With the addition of the now infamous “white minority capital” campaign to the debate, orchestrated ostensibly as we now know from London (as probably was the over employed expression of “radical economic transformation”) most of the forty-seven ministers and deputy ministers hammered out the same slogans in their budget vote speeches 9r at any given opportunity to speak, as if orchestrated.

Looking back: 2nd session

Going back to the beginning of 2016/7, Parliament has ploughed through the Nkandla mess; the SABC crisis; the Eskom governance exposures; the troubles at SAA; the failures and manipulations at Denel; crookery at Transnet; the PRASA scandals and in the losses at PetroSA, the latter being just sheer bad management it seems driven by political desire.

All of this has involved a lot of committee time far better spent on enlightening issues to assist the economy and create jobs. The “blame game” simply led to a jungle of write offs with no explanations but, suddenly, an ill-timed series of cabinet re-shuffles rattled a hundred cages.

D-day

Friday, March 31, 2017 will always be remembered following a period of stun grenades and parliamentary brawling in the House as President Zuma announced yet another set of choices to make up his Cabinet.  In committee meetings, in no less than eight portfolios, new or changed Ministers and Deputy Ministers appeared at meetings with little background.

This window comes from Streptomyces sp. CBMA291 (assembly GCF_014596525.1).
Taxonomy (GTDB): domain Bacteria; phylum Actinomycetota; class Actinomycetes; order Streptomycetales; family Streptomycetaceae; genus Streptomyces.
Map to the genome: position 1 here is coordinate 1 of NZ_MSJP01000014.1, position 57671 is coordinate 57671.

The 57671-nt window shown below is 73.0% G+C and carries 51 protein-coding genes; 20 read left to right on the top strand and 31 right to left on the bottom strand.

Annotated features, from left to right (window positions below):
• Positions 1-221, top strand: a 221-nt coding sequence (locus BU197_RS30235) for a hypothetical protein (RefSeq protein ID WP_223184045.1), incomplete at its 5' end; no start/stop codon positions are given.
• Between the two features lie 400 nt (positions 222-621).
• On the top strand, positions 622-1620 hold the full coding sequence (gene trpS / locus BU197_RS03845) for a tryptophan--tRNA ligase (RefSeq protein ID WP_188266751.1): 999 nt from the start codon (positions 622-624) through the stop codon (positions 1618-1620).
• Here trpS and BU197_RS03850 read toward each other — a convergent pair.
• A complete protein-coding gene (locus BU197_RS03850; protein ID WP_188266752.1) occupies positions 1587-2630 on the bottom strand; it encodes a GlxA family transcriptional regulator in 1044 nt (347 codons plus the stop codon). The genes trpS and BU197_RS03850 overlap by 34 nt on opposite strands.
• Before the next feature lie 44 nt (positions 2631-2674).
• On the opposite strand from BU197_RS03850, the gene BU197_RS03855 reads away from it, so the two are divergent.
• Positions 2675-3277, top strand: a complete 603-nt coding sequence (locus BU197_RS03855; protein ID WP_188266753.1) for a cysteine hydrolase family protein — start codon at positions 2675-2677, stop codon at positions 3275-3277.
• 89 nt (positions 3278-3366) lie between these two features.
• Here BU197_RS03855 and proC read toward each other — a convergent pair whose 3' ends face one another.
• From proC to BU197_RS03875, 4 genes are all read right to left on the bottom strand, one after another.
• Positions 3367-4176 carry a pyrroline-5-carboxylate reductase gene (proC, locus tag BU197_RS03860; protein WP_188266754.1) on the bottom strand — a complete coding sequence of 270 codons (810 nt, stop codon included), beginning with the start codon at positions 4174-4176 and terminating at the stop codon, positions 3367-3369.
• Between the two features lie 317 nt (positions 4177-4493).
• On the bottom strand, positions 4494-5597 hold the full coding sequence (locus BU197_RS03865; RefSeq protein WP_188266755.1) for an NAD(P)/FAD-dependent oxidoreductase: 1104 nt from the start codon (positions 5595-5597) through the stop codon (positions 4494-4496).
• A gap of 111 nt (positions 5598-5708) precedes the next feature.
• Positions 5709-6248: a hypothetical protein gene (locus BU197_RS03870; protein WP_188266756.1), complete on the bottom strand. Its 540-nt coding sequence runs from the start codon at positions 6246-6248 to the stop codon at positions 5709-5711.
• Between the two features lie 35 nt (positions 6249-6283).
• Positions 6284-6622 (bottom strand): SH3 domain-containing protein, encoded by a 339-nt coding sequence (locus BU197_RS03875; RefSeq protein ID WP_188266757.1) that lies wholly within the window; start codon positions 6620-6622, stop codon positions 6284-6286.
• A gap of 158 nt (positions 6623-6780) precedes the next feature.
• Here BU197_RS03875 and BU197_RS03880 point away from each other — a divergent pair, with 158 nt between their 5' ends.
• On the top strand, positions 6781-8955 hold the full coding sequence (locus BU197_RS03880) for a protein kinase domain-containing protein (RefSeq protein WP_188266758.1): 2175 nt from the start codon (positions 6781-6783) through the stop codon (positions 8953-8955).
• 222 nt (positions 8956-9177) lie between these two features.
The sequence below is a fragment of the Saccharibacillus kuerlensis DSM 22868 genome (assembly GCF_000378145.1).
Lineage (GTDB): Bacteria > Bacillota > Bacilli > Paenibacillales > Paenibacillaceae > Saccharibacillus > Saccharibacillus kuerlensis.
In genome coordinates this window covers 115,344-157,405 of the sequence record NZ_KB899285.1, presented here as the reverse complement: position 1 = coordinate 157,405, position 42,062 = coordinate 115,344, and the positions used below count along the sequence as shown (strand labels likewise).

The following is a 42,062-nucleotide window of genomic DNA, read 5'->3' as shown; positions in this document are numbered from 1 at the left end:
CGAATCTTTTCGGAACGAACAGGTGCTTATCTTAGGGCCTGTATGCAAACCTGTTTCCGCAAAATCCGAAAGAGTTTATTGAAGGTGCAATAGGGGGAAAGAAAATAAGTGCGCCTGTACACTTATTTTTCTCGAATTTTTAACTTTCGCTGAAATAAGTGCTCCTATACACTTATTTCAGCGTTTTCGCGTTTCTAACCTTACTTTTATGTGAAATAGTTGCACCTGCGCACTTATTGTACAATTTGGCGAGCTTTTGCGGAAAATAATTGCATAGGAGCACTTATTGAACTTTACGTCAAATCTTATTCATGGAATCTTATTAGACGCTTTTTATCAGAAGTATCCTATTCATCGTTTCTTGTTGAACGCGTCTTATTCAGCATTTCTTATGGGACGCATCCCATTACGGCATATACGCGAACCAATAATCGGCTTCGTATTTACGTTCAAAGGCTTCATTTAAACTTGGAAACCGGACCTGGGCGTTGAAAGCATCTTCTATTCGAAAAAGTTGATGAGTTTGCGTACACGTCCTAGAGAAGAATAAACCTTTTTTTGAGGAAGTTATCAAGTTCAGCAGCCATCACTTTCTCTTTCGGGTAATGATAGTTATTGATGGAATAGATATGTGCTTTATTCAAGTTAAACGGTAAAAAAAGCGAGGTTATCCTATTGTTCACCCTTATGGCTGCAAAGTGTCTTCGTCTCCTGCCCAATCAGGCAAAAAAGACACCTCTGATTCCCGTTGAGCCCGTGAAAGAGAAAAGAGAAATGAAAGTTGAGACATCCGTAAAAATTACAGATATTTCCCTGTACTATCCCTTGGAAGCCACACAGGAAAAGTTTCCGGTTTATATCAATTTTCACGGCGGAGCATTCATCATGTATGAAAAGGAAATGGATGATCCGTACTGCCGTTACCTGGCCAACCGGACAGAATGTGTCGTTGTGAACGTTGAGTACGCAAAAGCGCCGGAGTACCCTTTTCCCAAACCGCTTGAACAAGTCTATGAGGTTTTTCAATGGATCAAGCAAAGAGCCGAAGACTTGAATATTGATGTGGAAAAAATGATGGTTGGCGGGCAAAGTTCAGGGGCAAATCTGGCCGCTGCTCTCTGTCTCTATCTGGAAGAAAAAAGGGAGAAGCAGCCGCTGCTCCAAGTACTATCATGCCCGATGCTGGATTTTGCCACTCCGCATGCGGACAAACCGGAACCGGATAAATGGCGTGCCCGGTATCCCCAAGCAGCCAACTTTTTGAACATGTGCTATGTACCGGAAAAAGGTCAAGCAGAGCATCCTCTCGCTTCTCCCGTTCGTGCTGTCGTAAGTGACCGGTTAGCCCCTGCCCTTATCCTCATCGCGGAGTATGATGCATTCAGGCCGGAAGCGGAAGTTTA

The second session of the 2017 Parliament had this extraordinary start and on it ending, the arrival of the Gupta emails has now confirmed and named many involved in the whole issue of truthful depositions before Parliament.  No doubt a lot more shocks are yet to come.

The next session of Parliament will represent one of the arenas where the gladiatorial challenge will be played out on state capture together with the battle to avoid fusion in the separation of powers.

It is to be hoped that spring at the end of the third session will herald more than just another summer.

 

Previous articles on category subject
Zuma vs Parliament – ParlyReportSA
Parliament awaits to hear from Cabinet – ParlyReportSA
Parliament goes into Easter recess – ParlyReportSA

Posted in cabinet, Cabinet,Presidential, Energy, Finance, economic, LinkedIn, Mining, beneficiation, Public utilities, Security,police,defence, Special Recent Posts, Trade & Industry0 Comments

Minister Brown wants utility shareholder management 

Shareholder Management Bill could kill cosy jobs…. 

sent  to clients 20 Dec…..Public Enterprises Minister, Lynne Brown, reports that she is to introduce, as aLynne Browndraft, the Shareholder Management Bill as part of a plan to introduce more leadership ability and some form of continuity for the state owned enterprises (SOCs) under her control. This includes Eskom, Transnet, Denel, SA Express, Alexkor and Safcol.

Maybe start of something big.

Whilst troubled SAA is now an independent, falling under National Treasury for the moment. Providing President Zuma makes no more changes, Minister Pravin Gordhan is set to sort out National Treasury itself and challenge the management style of his old stomping ground, SARS.. How much come out of the Cabinet Lekgotla is critical.

The problem children

PetroSA logoMeanwhile, PetroSA is in real deep water, the entity falling under Central Energy Fund (CEF) and which reports itself to Department and Energy (DOE). But at least the PetroSA problem is now in the open with somebody obviously having to take over the reins and sort the mess out, probably CEF itself.

Oddly enough there are people in CEF who know exactly what the problem is but once again politicians pushed experts in the wrong direction, it appears.

In addition, the Passenger Rail Association (PRASA) is very much on the slippery slope and, together with SANRAL, both present highly contentious transport issues, are now in the hands of to untangle